The cover of Rhinoceros Giants, with brilliant artwork by Carl Buell. (Source)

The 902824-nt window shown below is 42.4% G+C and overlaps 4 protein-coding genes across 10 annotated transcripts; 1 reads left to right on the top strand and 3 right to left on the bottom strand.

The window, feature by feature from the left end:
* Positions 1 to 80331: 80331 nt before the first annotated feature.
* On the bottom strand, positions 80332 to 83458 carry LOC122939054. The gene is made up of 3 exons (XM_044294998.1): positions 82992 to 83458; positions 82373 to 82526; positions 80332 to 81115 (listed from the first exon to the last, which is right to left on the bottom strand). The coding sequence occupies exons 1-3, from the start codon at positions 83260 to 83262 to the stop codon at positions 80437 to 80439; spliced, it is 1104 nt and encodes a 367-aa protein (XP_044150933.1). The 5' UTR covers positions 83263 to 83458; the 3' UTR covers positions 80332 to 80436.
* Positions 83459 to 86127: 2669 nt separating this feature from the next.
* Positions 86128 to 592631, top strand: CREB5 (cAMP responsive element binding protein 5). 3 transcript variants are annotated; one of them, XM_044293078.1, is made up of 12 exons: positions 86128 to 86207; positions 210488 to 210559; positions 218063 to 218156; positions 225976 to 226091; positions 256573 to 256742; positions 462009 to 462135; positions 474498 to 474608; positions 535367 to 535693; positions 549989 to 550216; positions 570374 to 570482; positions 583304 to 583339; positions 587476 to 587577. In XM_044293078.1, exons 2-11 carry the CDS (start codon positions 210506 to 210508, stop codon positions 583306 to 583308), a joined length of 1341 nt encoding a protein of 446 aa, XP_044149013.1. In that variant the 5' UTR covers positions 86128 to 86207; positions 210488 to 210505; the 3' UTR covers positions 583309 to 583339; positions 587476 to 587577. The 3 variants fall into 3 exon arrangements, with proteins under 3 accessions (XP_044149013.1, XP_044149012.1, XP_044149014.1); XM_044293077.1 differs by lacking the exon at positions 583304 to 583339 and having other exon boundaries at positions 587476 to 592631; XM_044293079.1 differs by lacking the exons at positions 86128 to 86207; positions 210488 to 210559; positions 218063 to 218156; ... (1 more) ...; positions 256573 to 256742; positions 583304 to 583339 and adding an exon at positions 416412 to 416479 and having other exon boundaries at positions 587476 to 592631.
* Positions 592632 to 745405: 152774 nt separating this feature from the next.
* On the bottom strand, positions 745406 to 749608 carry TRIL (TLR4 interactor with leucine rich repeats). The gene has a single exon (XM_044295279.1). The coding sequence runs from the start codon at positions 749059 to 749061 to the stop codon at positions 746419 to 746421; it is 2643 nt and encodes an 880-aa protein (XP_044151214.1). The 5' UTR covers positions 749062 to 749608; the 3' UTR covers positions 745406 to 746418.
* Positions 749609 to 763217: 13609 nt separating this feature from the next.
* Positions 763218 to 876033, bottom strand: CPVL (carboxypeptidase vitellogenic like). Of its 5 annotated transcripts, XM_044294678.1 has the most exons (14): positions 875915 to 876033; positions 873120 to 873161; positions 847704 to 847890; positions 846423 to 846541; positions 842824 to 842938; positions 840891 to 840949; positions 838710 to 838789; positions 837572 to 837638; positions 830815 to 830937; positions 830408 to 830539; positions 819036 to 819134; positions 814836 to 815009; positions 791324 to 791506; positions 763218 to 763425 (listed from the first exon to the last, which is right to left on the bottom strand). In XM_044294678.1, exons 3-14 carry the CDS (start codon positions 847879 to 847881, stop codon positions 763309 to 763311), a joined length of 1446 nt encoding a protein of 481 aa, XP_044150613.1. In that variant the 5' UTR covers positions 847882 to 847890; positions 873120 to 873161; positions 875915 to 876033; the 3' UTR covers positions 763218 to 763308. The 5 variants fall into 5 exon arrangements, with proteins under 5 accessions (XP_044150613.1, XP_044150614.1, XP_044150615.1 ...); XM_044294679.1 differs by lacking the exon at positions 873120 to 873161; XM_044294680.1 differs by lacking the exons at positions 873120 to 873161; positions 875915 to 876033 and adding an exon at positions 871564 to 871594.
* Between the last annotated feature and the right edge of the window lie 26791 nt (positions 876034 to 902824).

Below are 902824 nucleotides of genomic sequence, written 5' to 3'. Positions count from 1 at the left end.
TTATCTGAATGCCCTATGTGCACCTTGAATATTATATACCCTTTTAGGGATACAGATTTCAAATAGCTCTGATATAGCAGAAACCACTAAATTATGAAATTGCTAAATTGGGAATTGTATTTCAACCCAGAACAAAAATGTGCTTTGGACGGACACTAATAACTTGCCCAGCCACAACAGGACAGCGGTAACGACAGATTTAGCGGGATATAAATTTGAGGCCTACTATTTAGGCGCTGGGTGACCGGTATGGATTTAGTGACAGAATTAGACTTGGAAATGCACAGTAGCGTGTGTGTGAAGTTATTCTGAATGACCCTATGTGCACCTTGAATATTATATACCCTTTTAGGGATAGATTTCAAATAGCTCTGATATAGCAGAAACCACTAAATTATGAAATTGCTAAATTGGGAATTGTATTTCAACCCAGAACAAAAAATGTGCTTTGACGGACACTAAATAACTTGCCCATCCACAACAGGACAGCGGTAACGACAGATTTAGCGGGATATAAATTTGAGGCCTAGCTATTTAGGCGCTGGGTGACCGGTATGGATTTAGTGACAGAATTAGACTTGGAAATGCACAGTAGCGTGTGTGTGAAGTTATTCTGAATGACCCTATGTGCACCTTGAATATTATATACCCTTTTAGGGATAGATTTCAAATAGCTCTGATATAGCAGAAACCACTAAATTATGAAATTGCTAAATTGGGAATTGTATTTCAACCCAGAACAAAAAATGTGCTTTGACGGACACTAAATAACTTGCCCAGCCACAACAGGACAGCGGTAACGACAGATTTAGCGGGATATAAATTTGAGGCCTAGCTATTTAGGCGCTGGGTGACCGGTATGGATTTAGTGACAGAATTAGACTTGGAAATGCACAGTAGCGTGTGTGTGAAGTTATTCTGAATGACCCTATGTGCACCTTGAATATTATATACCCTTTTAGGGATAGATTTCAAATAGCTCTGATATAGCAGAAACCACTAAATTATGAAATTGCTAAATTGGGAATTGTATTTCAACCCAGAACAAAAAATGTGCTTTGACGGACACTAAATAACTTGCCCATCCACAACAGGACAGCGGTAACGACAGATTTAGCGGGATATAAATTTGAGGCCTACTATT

The ungulates are an exceptionally diverse group of mammals, with members having conquered a wide range of niches and even returning to the sea. One of the most interesting representatives of this clade was the impressive fossil perissodactyl Paraceratherium, the focus of abook recently published by Dr. Donald Prothero. Paraceratherium holds the title of the largest terrestrial mammal ever, having stood twenty-two feet tall at the shoulder and outweighing the largest modern elephant by twice its bulk. This animal possessed a skull which could grow to six feet in length and exhibited a pair of conical tusks. Prothero details an intriguing new interpretation of the skull's anatomical features which suggest that this rhinocerotoid would have possessed a form of trunk or proboscis and relatively large ears: striking morphology illustrated in the vibrant cover of this book. Rhinoceros Giants provides an exciting narrative on both the discovery and evolutionary history of Paraceratherium, shedding much light on the diverse past of the rhinoceros. I feel that a book of the nature as this one has been well-warranted for quite some time now. Prothero helps to clear up controversy over the proper name for these behemoths, and provides a better understanding of the ecology and potential life behavior of the indricotheres in detail not matched by the documentaries which helped Paraceratherium gain its fame. Rhinoceros Giants gives the unprecedented textual attention that this remarkable fossil mammal deserves.